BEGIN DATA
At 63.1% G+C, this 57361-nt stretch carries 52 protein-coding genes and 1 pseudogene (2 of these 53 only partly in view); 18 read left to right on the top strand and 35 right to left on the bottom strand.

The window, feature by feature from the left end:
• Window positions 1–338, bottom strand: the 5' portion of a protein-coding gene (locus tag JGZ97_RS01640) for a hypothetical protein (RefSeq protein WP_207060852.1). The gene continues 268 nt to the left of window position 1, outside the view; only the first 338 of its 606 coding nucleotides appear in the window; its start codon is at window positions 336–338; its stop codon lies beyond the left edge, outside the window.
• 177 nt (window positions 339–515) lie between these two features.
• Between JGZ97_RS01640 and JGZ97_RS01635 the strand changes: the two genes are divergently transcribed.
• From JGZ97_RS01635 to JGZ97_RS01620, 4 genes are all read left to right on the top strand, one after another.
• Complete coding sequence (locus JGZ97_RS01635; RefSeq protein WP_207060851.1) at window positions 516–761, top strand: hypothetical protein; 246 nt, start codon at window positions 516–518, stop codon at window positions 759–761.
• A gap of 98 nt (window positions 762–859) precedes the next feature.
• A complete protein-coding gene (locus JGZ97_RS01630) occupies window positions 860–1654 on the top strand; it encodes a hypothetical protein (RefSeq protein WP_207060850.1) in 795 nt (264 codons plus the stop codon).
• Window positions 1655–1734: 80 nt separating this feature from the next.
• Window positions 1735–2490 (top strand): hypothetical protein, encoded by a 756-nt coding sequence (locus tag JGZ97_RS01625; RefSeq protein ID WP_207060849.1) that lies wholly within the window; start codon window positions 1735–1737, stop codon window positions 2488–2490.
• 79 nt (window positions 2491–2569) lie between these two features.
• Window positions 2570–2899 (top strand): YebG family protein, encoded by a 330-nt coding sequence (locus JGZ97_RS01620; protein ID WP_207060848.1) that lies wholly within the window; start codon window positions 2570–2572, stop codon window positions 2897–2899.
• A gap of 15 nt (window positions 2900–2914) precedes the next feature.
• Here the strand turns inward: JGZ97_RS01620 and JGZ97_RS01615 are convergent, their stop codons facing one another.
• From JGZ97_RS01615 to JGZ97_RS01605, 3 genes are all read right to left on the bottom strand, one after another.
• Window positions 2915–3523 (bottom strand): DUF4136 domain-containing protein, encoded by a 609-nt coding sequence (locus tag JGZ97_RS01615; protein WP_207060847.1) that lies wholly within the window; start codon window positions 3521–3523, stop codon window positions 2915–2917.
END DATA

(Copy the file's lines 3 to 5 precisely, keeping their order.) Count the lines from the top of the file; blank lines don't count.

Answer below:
• Window positions 1–338, bottom strand: the 5' portion of a protein-coding gene (locus tag JGZ97_RS01640) for a hypothetical protein (RefSeq protein WP_207060852.1). The gene continues 268 nt to the left of window position 1, outside the view; only the first 338 of its 606 coding nucleotides appear in the window; its start codon is at window positions 336–338; its stop codon lies beyond the left edge, outside the window.
• 177 nt (window positions 339–515) lie between these two features.
• Between JGZ97_RS01640 and JGZ97_RS01635 the strand changes: the two genes are divergently transcribed.